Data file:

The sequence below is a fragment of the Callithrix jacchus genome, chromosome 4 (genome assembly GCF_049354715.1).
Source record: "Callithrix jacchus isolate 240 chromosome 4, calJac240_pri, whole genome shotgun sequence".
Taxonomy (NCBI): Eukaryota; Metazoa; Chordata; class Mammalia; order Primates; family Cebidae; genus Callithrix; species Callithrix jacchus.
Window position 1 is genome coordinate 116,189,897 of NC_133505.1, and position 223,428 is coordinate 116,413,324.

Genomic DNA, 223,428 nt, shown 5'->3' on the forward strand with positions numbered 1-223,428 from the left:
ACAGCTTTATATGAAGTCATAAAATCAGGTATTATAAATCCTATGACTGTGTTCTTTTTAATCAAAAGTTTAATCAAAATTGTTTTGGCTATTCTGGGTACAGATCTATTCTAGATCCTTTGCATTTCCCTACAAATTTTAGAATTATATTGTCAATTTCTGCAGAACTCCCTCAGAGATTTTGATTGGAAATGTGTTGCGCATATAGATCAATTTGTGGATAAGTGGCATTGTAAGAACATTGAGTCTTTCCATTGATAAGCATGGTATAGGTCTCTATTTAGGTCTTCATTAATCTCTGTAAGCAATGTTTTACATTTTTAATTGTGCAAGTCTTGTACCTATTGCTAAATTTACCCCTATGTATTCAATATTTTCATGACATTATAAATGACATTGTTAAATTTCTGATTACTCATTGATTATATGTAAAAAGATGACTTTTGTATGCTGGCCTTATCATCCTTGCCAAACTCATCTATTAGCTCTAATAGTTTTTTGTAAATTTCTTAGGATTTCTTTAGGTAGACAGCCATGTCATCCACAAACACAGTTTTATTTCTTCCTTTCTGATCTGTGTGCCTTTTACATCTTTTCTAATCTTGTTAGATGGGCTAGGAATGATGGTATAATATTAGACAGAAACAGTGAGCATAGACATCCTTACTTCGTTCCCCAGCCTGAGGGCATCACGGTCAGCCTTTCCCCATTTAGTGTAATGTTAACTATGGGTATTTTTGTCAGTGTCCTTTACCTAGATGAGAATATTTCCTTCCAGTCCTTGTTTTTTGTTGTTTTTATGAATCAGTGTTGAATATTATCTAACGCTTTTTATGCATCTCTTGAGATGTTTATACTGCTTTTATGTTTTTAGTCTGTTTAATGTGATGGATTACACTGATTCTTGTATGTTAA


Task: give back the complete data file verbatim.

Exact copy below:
The sequence below is a fragment of the Callithrix jacchus genome, chromosome 4 (genome assembly GCF_049354715.1).
Source record: "Callithrix jacchus isolate 240 chromosome 4, calJac240_pri, whole genome shotgun sequence".
Taxonomy (NCBI): Eukaryota; Metazoa; Chordata; class Mammalia; order Primates; family Cebidae; genus Callithrix; species Callithrix jacchus.
Window position 1 is genome coordinate 116,189,897 of NC_133505.1, and position 223,428 is coordinate 116,413,324.

Genomic DNA, 223,428 nt, shown 5'->3' on the forward strand with positions numbered 1-223,428 from the left:
ACAGCTTTATATGAAGTCATAAAATCAGGTATTATAAATCCTATGACTGTGTTCTTTTTAATCAAAAGTTTAATCAAAATTGTTTTGGCTATTCTGGGTACAGATCTATTCTAGATCCTTTGCATTTCCCTACAAATTTTAGAATTATATTGTCAATTTCTGCAGAACTCCCTCAGAGATTTTGATTGGAAATGTGTTGCGCATATAGATCAATTTGTGGATAAGTGGCATTGTAAGAACATTGAGTCTTTCCATTGATAAGCATGGTATAGGTCTCTATTTAGGTCTTCATTAATCTCTGTAAGCAATGTTTTACATTTTTAATTGTGCAAGTCTTGTACCTATTGCTAAATTTACCCCTATGTATTCAATATTTTCATGACATTATAAATGACATTGTTAAATTTCTGATTACTCATTGATTATATGTAAAAAGATGACTTTTGTATGCTGGCCTTATCATCCTTGCCAAACTCATCTATTAGCTCTAATAGTTTTTTGTAAATTTCTTAGGATTTCTTTAGGTAGACAGCCATGTCATCCACAAACACAGTTTTATTTCTTCCTTTCTGATCTGTGTGCCTTTTACATCTTTTCTAATCTTGTTAGATGGGCTAGGAATGATGGTATAATATTAGACAGAAACAGTGAGCATAGACATCCTTACTTCGTTCCCCAGCCTGAGGGCATCACGGTCAGCCTTTCCCCATTTAGTGTAATGTTAACTATGGGTATTTTTGTCAGTGTCCTTTACCTAGATGAGAATATTTCCTTCCAGTCCTTGTTTTTTGTTGTTTTTATGAATCAGTGTTGAATATTATCTAACGCTTTTTATGCATCTCTTGAGATGTTTATACTGCTTTTATGTTTTTAGTCTGTTTAATGTGATGGATTACACTGATTCTTGTATGTTAA